To directly confirm any enhancement in the X-ray image quality when using the hybrid CsPbBr3 NCs+PPO liquid scintillator, we recorded the X-ray images of a portable data storage device using PPO, CsPbBr3 NC, and hybrid CsPbBr3 NCs+PPO scintillators (Fig. 4a). The hybrid NCs+PPO scintillator produced notably clearer X-ray images than those of PPO the CsPbBr3 NCs. The spatial resolution and image quality of the scintillation materials were quantitatively evaluated using a radiography test phantom36,37 (Leeds test objects, model: TOR 18FG, Supplementary Fig. S17). Figure 4b shows X-ray images of the test objects. The imaging performances of the scintillators were comparatively evaluated by counting the maximal number of resolvable line pairs per millimetre (lp/mm) and checking the abruptness of the contrast changes at the boundary. Figure 4c–e shows the intensity variation along the yellow lines in the X-ray images of the line patterns. The largest detectable lp/mm of the hybrid scintillator was at least 3.5 lp/mm, which was several times greater than those of the pure halide perovskite NCs and PPO scintillators.

Figure 4f–h show the edge spread functions (ESFs) at the boundary of the test phantom, indicated by the red dashed boxes in the insets, which characterise the sharpness of the images. The abrupt change in intensity is reflected by the slope across the boundary. The measured slope was 17.6 grey value/pixel for the hybrid NCs+PPO scintillator, which was much larger than those for the other materials (range, 1.36–1.66 grey value/pixel) (pixel size: 9 μm). The line spread functions (LSFs) extracted from the ESFs (red curves above the insets) also indicated how sharp the image was near the boundary in terms of the full width at half maximum (FWHM)38. The estimated FWHM of the NCs+PPO hybrid material was 7.6 pixels, which is much smaller than those of the other scintillators (range: 16–32 pixels). The image contrast is a measure of how clearly an object is distinguishable and can be assessed using the following expression:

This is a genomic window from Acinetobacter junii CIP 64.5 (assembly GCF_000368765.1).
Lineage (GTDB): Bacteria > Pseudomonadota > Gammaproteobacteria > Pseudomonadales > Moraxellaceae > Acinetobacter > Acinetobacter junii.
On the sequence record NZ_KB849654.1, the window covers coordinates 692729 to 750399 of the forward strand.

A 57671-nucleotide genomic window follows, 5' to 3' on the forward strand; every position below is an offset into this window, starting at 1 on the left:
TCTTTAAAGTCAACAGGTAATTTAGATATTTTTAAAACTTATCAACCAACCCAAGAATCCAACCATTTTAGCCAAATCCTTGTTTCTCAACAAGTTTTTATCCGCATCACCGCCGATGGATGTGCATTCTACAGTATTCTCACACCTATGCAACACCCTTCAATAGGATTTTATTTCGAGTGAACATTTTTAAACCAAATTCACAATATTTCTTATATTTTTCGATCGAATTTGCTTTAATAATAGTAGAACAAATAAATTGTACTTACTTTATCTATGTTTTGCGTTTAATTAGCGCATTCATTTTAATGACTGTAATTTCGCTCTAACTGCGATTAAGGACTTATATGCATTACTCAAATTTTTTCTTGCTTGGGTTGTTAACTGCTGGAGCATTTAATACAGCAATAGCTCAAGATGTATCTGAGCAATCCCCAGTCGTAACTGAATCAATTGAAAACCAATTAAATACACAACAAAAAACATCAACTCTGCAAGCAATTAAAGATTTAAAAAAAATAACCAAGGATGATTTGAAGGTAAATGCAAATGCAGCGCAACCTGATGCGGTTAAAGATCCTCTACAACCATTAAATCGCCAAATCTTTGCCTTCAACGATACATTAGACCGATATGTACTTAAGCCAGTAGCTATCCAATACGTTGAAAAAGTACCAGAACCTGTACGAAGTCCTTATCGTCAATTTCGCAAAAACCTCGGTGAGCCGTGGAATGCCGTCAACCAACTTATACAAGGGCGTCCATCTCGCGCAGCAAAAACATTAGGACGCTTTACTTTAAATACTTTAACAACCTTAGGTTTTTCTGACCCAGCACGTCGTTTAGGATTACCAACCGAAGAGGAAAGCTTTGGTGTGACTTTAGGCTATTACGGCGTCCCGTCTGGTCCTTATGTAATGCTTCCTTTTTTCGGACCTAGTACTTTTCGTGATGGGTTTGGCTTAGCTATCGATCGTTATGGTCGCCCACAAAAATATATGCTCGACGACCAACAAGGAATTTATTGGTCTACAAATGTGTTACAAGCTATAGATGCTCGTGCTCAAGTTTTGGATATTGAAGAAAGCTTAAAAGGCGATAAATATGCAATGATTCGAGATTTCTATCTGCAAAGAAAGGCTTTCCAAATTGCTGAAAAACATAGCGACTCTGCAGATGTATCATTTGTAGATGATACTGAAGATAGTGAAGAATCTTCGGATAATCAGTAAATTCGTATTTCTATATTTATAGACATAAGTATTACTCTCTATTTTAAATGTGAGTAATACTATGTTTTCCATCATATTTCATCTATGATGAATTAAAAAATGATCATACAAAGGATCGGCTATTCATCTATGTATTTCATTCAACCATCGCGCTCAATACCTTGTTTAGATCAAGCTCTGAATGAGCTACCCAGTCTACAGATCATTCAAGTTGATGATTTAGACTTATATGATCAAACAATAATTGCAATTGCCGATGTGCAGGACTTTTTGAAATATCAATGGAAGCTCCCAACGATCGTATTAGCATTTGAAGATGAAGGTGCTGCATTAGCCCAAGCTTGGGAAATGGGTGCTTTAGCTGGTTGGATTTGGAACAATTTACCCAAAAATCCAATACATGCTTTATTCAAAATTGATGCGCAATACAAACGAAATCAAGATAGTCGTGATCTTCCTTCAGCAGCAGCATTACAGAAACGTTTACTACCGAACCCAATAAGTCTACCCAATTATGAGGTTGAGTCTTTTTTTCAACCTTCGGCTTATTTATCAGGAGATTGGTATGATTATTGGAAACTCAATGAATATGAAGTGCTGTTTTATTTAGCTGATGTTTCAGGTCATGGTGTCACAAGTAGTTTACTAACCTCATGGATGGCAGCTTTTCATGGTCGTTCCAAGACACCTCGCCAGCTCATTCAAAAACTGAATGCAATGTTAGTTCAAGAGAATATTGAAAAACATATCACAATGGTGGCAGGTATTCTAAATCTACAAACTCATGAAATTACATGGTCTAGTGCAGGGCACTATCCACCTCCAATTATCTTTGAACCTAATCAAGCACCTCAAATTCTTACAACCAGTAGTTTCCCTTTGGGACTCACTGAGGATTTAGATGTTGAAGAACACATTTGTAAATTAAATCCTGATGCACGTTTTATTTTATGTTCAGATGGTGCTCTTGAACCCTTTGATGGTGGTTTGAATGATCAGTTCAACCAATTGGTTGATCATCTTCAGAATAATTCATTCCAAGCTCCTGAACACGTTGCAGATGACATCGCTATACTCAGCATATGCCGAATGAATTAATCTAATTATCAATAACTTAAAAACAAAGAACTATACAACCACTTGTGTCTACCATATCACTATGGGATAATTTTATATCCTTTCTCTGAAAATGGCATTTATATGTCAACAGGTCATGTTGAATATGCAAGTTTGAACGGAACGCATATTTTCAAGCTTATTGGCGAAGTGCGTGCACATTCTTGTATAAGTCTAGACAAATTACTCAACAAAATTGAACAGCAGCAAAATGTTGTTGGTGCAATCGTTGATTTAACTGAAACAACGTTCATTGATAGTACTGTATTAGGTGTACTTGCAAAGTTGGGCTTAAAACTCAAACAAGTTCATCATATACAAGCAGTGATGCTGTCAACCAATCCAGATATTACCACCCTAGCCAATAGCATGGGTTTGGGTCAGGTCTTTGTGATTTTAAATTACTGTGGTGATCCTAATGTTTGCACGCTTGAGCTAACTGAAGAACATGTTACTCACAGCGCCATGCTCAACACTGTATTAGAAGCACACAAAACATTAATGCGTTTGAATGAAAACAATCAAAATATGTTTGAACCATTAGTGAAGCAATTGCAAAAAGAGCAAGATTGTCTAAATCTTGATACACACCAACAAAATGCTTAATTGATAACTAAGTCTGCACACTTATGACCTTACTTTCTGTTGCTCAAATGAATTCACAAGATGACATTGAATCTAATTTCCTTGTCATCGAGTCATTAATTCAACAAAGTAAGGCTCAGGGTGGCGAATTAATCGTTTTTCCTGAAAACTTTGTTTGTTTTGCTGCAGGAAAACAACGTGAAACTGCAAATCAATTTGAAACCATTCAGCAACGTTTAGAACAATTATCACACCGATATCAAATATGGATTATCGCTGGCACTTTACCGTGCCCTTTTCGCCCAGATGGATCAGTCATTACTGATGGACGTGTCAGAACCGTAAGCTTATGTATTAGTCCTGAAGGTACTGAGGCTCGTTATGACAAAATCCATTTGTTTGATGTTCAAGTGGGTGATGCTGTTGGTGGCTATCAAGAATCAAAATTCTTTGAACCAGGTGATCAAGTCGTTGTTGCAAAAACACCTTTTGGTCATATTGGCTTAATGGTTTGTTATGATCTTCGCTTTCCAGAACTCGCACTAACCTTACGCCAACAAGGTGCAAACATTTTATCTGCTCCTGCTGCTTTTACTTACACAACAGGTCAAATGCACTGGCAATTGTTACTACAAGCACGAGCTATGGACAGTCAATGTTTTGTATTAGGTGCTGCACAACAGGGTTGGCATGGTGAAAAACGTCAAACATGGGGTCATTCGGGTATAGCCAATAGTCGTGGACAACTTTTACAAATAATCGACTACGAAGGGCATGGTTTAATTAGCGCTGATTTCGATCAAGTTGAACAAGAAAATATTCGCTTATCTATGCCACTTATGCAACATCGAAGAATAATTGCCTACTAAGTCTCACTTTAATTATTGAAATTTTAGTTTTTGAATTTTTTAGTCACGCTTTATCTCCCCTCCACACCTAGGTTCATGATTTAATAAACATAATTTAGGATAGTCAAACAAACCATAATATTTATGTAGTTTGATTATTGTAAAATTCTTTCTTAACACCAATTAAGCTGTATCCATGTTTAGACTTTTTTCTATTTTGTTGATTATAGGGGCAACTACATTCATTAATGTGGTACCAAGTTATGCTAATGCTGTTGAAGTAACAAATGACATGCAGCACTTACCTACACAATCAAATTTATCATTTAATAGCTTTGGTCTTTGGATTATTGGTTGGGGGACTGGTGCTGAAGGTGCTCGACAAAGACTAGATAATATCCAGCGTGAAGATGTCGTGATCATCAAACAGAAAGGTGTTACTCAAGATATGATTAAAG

$${mathrm{Contrast}}left( % right) = 100 times left( {I_{{mathrm{Object}}} – I_{{mathrm{Background}}}} right)/left( {I_{{mathrm{Object}}} + I_{{mathrm{Background}}}} right)$$

(1)

where IObject and IBackground represent the RL intensities of the object and adjacent material near the boundary, respectively. The contrast near the boundary was 33% for the hybrid NCs+PPO scintillator and 12−13% for the other scintillators.

Ageing and deterioration of the hybrid NCs+PPO scintillator were examined by repeating the X-ray imaging measurements in the same environment after a year (Supplementary Fig. S18) and after continuous irradiation with a very high-energy X-ray for a prolonged period (Supplementary Fig. S19). The colloidal hybrid scintillator exhibited almost no degradation in performance, thereby confirming its stability.